Pascale Delchevalerie

Nutrition Advisor MSF Belgium

Normal user

4 May 2009, 15:28

Hello,

I agree with some participants on the advantage to include MUAC measurements in nutritional surveys. We do it systematically, since several years, in all our surveys to help estimate needs (as MUAC < 110mm is an admission criteria on its own), it does not take too long to do it, so the survey is not too heavy.
The data obtained were very useful also to adapt the MUAC cut-off for sending a child to W/H measurement in pre-screening in populations where MUAC underestimate prevalence compared to W/H.

Lack of MUAC analysis in SMART is also one of the raisons why we still use EPI-info to analyse our surveys and use SMART only for analyse of W/H with 2006 WHO standards.
So, it would be useful to include this in SMART: what is the usefulness of allowing collection of MUAC data if they are not analysed in the program?

Mark Myatt

Consultant Epideomiologist

Frequent user

4 May 2009, 15:43

We need to be careful about treating W/H as a gold-standard since it appears that rather than MUAC overestimating the prevalence of wasting it is W/H that overestimates in pastoralist populations. W/H is just one way of measuring wasting. MUAC is another.

A agree that MUAC is needed to estimate need for CMAM / CTC programs and that collection adds little burden to surveys. I see no good reason why SMART / ENA does not analyse MUAC.

Mark Myatt

Consultant Epideomiologist

Frequent user

6 May 2009, 13:19

Another use for MUAC is as a first-stage measure in a two-stage screening process (MUAC then W/H). Finding an appropriate MUAC cut-point is an analysis that could be added to ENA for SMART. This is done in the old program:

http://www.brixtonhealth.com/Screen100Setup.exe

Mark Myatt

Consultant Epideomiologist

Frequent user

26 May 2009, 09:07

This is the latest advise from the WHO and UNICEF:

"To improve planning, it is therefore vital that the same criteria are used for estimating caseload as are being used for admission into programmes. This means that in settings where MUAC will be used as the admission criterion for therapeutic feeding, especially at the community level, it is important to include MUAC assessment in the nutritional prevalence surveys."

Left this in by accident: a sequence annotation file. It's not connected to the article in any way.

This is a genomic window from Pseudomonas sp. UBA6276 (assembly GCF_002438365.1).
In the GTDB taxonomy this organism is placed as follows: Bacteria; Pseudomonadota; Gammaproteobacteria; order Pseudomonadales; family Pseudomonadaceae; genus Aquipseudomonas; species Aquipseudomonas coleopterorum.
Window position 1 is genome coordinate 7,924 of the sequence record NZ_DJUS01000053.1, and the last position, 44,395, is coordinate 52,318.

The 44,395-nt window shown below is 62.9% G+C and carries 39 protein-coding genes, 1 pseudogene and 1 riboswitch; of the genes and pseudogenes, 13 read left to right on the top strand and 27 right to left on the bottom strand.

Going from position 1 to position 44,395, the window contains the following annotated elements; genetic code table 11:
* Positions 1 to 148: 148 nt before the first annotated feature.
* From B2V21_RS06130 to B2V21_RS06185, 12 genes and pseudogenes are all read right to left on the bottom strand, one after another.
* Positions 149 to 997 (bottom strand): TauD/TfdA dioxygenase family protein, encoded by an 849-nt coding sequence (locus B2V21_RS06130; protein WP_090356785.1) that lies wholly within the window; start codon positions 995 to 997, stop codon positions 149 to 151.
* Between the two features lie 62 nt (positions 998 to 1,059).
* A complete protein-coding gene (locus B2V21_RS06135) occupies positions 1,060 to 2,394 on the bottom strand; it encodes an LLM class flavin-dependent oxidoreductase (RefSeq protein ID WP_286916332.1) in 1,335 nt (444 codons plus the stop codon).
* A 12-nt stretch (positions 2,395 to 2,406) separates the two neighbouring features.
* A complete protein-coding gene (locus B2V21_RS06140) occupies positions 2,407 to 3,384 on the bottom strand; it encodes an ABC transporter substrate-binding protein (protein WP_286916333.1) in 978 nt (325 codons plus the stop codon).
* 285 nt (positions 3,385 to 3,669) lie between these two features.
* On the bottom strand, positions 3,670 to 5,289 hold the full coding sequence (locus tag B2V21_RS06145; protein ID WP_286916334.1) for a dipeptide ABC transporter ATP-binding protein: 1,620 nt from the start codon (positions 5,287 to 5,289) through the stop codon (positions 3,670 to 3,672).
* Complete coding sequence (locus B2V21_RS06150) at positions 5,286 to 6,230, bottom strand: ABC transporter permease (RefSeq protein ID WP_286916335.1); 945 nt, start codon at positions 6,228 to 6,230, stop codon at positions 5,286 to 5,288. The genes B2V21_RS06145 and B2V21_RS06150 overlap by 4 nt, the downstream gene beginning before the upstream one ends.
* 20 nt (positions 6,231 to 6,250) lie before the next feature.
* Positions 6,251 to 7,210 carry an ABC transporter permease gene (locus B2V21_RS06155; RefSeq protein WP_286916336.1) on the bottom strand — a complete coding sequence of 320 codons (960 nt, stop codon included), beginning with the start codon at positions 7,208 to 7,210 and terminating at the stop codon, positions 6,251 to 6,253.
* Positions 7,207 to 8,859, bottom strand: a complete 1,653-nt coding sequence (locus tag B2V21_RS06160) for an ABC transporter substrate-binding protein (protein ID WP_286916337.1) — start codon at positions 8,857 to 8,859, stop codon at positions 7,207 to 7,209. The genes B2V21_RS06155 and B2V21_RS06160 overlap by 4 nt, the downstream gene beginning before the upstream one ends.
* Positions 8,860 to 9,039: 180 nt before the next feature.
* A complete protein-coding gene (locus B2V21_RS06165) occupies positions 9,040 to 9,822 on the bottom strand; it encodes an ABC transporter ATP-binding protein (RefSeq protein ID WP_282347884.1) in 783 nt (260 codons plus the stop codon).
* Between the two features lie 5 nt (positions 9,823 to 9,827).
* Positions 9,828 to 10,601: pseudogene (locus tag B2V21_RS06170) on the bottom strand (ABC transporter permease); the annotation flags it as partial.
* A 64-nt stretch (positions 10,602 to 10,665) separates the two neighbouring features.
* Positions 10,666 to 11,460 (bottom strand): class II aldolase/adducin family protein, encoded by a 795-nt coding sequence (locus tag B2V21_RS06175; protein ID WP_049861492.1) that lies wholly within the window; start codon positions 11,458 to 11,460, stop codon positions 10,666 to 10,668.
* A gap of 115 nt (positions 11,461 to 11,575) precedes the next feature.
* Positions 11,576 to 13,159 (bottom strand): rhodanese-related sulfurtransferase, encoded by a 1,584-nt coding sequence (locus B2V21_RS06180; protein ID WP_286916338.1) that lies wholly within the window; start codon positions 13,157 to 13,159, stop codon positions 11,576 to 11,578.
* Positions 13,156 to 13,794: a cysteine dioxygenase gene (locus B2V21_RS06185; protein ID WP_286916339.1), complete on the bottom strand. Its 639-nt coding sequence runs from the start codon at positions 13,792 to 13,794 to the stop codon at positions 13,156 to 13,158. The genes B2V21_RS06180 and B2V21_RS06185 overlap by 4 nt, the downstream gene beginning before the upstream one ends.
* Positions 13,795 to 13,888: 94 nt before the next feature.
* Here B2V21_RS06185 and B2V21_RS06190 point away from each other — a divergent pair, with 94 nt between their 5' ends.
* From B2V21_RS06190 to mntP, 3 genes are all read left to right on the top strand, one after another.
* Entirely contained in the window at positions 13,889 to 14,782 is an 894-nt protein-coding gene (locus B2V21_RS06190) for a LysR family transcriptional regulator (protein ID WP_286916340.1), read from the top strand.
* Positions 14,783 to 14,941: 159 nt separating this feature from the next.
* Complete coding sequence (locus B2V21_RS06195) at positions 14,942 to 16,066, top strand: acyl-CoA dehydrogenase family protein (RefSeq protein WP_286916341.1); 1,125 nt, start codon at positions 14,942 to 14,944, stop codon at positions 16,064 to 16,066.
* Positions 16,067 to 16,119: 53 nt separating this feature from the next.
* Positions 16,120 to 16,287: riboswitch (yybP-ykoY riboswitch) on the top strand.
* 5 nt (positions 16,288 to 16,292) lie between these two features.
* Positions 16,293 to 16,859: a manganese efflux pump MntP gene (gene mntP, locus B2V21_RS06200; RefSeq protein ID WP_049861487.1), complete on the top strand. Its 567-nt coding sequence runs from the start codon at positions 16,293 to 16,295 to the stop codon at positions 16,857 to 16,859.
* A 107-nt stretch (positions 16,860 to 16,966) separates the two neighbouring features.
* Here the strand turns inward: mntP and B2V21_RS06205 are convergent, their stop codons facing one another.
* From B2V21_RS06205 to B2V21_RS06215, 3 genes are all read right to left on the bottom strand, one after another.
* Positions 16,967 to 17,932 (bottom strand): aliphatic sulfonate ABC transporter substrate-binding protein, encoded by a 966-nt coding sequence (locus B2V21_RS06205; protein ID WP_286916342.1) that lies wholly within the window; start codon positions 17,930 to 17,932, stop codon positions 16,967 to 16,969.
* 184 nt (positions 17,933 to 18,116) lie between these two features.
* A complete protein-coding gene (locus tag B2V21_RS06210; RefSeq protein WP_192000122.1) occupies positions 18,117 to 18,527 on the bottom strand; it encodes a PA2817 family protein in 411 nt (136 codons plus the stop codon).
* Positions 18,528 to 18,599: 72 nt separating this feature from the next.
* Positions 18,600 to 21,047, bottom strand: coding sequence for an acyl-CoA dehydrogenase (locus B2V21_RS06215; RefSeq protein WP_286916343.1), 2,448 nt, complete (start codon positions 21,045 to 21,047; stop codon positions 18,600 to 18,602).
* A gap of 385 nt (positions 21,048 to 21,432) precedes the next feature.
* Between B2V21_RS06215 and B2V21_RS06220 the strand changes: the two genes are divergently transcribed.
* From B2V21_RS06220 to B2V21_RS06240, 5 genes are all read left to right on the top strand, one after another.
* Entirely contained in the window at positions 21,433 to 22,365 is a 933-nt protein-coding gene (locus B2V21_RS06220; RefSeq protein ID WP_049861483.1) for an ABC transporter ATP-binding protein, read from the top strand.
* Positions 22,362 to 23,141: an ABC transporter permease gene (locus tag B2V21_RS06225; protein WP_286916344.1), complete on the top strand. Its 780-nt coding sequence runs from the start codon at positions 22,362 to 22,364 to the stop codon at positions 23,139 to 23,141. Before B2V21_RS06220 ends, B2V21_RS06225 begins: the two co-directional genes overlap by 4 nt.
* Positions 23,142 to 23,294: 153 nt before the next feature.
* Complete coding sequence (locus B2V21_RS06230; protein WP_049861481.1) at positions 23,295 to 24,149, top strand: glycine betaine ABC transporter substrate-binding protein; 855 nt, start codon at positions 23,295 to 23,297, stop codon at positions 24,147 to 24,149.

from their new guideline "WHO child growth standards and the identification of severe acute malnutrition in infants and children : A Joint Statement by the World Health Organization and the United Nations Children's Fund".

Given this, I think it is now time that SMART supported MUAC in its documentation and software.

Anonymous 251

programme manager

Normal user

21 Aug 2009, 10:19

i am looking at survey results that indicate GAM of 16.3% and a SAM of 3.3% based on MUAC and wondering isnt this too high? since MUAC is a good predictor of mortality shouldn't the mortality be very high then? u5mr = 1.5/10000/day

Mark Myatt

Consultant Epideomiologist

Frequent user

22 Aug 2009, 18:16

I assume this is with the 125 mm and 110 mm thresholds. These are high prevalences of both GAM and SAM by MUAC. I would expect an elevated incidence of mortality in this context. Perhaps that is about to happen.

The predictive power (i.e. for near-term death) of MUAC has been demonstrate by several cohort (follow-up) study of untreated children in several (almost) completely enumerated populations (e.g. population laboratories). This is generally considered as epidemiological gold-standard evidence.

The problem with the 1.5 / 10000 / day figure is that it probably comes from a cluster-sampled retrospective cross-sectional survey. Such surveys are notorious for, unless very well done (and even then), being open to many sources of bias and have key methodological flaws (the big one, IMO, is that they attempts to measure a clustered phenomena with a clustered sample). They will have a large downward bias if the same sample as the nutritional anthropometry is used. This is an extremely common mistake.